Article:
BARIS: And I'm through being intimidated, Kirk. You have insulted me, you have ignored me, you've walked all over me.
You have abused your authority, and you've rejected my requests. And this, this is the result. I'm going to hold you responsible.
KIRK: Mister Baris, I'll hold you in irons if you don't shut up.
MCCOY: Jim, I think I've got it. All we have to do is quit feeding them. We quit feeding them, they stop breeding.
KIRK: Now he tells me.
SPOCK: Captain this tribble is dead. And so are these.
MCCOY: A lot of them are dead. A lot of them are alive, but they won't be for long.
SPOCK: The logical assumption is that there is something in the grain.
KIRK: Yes. Bones, I want the tribbles, the grain, everything analysed. I want to know what killed these tribbles.
MCCOY: I haven't figured out what keeps them alive yet. All right, if I find out anything, I'll let you know. (leaves)
BARIS: That isn't going to do you any good, Kirk. This project is ruined, and Starfleet is going to hear about it.
And when they do, they will have a board of inquiry and they will roast you alive. And I am going to be there, Kirk, to enjoy every minute of it.
KIRK: Until that inquiry, I'm still the captain. And as Captain, I want two things done. First, find Cyrano Jones, and second (as another tribble hits
him on the head) close that door.
(A security guard is picking up tribbles.)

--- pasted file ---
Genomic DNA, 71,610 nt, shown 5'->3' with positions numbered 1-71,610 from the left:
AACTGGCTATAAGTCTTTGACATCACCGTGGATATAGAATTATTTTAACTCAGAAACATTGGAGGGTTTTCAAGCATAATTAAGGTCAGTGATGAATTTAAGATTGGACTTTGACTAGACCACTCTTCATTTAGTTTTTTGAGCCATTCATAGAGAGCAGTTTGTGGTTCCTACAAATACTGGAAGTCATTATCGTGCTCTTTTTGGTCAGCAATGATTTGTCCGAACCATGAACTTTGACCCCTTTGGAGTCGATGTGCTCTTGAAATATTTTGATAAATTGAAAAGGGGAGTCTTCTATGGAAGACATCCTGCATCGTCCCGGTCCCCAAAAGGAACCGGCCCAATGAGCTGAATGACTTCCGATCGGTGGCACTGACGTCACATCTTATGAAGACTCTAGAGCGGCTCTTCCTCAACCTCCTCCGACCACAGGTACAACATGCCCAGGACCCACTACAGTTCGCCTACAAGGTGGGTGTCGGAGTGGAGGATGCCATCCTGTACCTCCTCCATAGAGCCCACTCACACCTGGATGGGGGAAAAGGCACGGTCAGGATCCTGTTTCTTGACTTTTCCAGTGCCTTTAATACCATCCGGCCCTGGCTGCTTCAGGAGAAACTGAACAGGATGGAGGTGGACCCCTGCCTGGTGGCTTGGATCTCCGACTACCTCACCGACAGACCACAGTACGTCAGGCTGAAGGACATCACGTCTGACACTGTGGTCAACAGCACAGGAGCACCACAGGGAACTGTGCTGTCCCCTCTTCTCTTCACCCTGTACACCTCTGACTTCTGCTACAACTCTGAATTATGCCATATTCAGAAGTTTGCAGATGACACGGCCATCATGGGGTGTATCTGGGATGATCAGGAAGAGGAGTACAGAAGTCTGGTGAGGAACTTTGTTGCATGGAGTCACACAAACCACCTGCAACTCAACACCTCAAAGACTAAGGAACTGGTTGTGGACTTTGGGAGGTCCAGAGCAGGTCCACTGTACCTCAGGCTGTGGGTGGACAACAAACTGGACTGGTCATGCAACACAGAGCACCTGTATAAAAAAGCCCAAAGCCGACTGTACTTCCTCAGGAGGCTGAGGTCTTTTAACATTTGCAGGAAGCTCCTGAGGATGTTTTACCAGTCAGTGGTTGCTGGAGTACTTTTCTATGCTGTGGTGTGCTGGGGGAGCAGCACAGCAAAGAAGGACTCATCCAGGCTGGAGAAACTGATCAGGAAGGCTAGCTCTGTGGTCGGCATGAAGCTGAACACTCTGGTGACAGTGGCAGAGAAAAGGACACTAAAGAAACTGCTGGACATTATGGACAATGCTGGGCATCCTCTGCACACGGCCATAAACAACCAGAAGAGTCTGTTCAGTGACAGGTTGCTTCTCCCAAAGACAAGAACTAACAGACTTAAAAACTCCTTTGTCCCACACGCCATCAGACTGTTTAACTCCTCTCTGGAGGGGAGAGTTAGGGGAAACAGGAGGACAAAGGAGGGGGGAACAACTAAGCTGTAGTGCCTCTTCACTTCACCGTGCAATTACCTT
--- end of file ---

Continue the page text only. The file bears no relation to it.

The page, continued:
JONES: Really, Captain Kirk, I must protest this treatment.
KIRK: Ah, Mister Jones, with an armful. A few questions.
KOLOTH: Captain Kirk!
KIRK: What do you want?
KOLOTH: An official apology addressed to the Klingon High Command. I expect you to assume full responsibility for the persecution of
Klingon nationals in this quadrant.
KIRK: An apology?
KOLOTH: Yes. You've harassed my men. You've treated them like criminals. You've been most uncourteous, Captain Kirk. If you wish to avoid a diplomatic incident
BARIS: No, Kirk. You can't let him. That will give them the wedge they need to claim Sherman's Planet.
SPOCK: I believe that more than the word of an aggrieved Klingon commander would be necessary for that, Mister Baris.
KOLOTH: Mister Spock, as far as Sherman's Planet is concerned, Captain Kirk has already given it to us.
KIRK: Well, we'll see about that, but before I take any official action, I'd like to know Just what happened.
Who put the tribbles in the quadrotriticale? What was in the grain that killed them?